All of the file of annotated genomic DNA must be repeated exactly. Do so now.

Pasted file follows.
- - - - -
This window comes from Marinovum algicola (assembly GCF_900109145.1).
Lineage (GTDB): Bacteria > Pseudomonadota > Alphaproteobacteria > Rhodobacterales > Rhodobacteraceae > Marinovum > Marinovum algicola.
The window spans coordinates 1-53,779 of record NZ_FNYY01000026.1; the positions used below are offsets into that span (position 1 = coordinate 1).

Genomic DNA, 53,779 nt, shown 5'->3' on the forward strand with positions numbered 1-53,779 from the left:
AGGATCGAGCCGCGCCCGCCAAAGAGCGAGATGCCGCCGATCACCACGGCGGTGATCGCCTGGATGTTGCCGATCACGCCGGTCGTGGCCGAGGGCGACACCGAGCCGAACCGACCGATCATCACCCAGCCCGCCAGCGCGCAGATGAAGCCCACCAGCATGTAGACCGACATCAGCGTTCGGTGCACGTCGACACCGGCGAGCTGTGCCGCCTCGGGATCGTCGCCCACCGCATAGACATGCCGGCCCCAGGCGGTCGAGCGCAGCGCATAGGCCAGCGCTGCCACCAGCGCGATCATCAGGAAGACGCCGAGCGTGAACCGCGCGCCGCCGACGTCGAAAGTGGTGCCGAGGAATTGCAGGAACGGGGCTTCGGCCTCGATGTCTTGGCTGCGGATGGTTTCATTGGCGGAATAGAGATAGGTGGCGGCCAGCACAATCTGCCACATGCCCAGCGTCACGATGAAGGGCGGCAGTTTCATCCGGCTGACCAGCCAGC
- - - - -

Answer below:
This window comes from Marinovum algicola (assembly GCF_900109145.1).
Lineage (GTDB): Bacteria > Pseudomonadota > Alphaproteobacteria > Rhodobacterales > Rhodobacteraceae > Marinovum > Marinovum algicola.
The window spans coordinates 1-53,779 of record NZ_FNYY01000026.1; the positions used below are offsets into that span (position 1 = coordinate 1).

Genomic DNA, 53,779 nt, shown 5'->3' on the forward strand with positions numbered 1-53,779 from the left:
AGGATCGAGCCGCGCCCGCCAAAGAGCGAGATGCCGCCGATCACCACGGCGGTGATCGCCTGGATGTTGCCGATCACGCCGGTCGTGGCCGAGGGCGACACCGAGCCGAACCGACCGATCATCACCCAGCCCGCCAGCGCGCAGATGAAGCCCACCAGCATGTAGACCGACATCAGCGTTCGGTGCACGTCGACACCGGCGAGCTGTGCCGCCTCGGGATCGTCGCCCACCGCATAGACATGCCGGCCCCAGGCGGTCGAGCGCAGCGCATAGGCCAGCGCTGCCACCAGCGCGATCATCAGGAAGACGCCGAGCGTGAACCGCGCGCCGCCGACGTCGAAAGTGGTGCCGAGGAATTGCAGGAACGGGGCTTCGGCCTCGATGTCTTGGCTGCGGATGGTTTCATTGGCGGAATAGAGATAGGTGGCGGCCAGCACAATCTGCCACATGCCCAGCGTCACGATGAAGGGCGGCAGTTTCATCCGGCTGACCAGCCAGC